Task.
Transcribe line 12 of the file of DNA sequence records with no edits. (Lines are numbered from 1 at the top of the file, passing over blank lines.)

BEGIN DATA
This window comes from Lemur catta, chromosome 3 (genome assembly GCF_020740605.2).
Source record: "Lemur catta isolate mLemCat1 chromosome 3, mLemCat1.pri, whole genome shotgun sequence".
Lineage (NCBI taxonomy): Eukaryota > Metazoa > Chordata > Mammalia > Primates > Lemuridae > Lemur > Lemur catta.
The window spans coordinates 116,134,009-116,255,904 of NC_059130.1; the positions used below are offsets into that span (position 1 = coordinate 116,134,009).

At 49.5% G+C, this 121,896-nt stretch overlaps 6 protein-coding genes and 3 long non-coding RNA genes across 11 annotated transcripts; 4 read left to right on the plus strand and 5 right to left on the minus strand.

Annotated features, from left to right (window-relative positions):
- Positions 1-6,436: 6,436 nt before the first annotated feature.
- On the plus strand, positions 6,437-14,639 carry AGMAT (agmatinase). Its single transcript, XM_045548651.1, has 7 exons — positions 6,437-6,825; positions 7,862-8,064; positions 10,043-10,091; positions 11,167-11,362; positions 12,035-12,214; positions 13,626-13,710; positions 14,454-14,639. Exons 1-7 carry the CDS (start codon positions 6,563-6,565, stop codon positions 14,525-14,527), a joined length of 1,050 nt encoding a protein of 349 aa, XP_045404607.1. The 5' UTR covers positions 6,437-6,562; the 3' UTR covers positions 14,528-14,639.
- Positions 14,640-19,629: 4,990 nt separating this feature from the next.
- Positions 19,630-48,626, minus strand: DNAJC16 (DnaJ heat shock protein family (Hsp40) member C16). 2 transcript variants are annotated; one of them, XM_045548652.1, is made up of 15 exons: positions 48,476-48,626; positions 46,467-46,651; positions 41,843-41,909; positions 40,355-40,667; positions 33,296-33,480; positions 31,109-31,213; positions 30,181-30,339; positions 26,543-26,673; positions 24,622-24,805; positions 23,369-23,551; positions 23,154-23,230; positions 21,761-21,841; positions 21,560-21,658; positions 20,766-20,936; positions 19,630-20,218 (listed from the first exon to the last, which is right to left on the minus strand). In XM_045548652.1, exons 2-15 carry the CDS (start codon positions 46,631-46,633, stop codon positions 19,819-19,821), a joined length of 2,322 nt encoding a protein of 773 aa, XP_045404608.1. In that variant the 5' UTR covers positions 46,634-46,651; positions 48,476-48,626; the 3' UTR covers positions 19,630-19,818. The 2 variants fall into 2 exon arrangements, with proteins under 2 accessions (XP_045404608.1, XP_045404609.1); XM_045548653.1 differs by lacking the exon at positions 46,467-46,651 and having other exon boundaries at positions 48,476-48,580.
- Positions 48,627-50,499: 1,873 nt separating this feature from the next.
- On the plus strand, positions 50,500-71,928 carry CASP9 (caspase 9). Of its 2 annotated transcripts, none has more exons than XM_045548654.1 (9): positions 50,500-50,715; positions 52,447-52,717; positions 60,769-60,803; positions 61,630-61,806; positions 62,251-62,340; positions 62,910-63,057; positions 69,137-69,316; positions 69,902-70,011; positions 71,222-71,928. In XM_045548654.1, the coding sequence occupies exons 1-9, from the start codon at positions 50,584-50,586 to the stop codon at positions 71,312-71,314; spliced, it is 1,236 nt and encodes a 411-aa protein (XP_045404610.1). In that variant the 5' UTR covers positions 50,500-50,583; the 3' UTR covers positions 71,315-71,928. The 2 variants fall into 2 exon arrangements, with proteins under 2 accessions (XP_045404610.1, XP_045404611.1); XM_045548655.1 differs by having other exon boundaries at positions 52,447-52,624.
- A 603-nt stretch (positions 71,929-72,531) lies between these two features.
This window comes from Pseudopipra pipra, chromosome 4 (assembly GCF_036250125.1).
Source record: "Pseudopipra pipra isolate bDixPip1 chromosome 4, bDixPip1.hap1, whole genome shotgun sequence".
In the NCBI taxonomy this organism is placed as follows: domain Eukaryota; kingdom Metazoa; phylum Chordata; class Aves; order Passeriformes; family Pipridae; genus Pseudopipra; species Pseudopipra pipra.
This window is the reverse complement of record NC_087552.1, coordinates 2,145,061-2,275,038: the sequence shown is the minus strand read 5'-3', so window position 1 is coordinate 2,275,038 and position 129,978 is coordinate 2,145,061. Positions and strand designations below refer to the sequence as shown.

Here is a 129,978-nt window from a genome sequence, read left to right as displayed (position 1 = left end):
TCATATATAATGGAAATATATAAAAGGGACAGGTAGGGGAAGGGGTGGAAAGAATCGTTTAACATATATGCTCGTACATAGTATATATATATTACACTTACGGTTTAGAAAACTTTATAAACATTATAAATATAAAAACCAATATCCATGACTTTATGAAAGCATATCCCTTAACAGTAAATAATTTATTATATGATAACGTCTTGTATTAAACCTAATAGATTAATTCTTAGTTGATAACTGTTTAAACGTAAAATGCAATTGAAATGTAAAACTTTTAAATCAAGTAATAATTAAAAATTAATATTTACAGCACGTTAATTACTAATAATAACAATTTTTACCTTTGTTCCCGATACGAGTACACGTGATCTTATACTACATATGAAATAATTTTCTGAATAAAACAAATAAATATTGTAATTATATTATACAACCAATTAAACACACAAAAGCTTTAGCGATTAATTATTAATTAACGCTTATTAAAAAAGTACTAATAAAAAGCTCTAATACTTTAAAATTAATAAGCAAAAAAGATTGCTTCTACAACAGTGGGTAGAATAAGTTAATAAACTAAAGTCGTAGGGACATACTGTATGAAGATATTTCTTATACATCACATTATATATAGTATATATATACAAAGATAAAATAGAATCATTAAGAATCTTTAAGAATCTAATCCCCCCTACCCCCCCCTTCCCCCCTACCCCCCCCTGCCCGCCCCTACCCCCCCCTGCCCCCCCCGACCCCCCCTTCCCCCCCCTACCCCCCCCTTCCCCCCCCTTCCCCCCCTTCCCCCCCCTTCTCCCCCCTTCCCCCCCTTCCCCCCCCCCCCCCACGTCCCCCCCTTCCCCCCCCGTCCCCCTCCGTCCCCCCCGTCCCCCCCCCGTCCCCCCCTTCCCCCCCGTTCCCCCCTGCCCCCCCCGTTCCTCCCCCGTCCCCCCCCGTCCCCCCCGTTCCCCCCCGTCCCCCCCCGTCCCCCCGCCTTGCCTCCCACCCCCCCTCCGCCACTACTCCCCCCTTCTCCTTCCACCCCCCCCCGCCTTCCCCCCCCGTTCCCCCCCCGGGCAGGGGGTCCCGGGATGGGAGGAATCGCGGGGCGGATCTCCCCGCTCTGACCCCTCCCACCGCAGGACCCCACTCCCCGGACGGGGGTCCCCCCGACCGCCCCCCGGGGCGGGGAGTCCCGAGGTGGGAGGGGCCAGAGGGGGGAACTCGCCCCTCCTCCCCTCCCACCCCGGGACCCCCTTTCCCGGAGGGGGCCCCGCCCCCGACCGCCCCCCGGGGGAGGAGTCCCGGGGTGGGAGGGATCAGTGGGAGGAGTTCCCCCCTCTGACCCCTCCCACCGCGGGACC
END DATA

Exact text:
- On the plus strand, positions 50,500-71,928 carry CASP9 (caspase 9). Of its 2 annotated transcripts, none has more exons than XM_045548654.1 (9): positions 50,500-50,715; positions 52,447-52,717; positions 60,769-60,803; positions 61,630-61,806; positions 62,251-62,340; positions 62,910-63,057; positions 69,137-69,316; positions 69,902-70,011; positions 71,222-71,928. In XM_045548654.1, the coding sequence occupies exons 1-9, from the start codon at positions 50,584-50,586 to the stop codon at positions 71,312-71,314; spliced, it is 1,236 nt and encodes a 411-aa protein (XP_045404610.1). In that variant the 5' UTR covers positions 50,500-50,583; the 3' UTR covers positions 71,315-71,928. The 2 variants fall into 2 exon arrangements, with proteins under 2 accessions (XP_045404610.1, XP_045404611.1); XM_045548655.1 differs by having other exon boundaries at positions 52,447-52,624.